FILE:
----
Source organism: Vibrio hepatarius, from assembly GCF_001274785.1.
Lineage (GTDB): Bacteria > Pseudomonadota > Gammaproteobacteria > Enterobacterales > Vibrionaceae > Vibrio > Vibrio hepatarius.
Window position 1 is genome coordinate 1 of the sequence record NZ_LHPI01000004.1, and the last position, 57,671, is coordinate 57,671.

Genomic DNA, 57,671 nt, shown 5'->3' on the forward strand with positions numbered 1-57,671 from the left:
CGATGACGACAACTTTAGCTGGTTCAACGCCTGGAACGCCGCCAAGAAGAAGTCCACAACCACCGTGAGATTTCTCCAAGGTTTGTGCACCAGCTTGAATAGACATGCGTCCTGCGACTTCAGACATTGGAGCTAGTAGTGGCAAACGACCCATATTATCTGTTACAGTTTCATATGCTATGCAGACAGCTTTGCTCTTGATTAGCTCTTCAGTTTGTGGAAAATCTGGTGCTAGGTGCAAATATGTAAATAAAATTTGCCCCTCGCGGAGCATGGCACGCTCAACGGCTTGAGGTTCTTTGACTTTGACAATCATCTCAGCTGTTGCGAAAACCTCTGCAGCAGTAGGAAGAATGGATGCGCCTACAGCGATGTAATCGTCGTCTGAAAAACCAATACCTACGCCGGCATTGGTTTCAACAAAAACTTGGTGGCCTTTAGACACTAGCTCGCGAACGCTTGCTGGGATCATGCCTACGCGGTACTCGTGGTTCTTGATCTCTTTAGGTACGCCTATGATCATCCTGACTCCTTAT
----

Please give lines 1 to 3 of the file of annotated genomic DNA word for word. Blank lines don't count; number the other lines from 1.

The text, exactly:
Source organism: Vibrio hepatarius, from assembly GCF_001274785.1.
Lineage (GTDB): Bacteria > Pseudomonadota > Gammaproteobacteria > Enterobacterales > Vibrionaceae > Vibrio > Vibrio hepatarius.
Window position 1 is genome coordinate 1 of the sequence record NZ_LHPI01000004.1, and the last position, 57,671, is coordinate 57,671.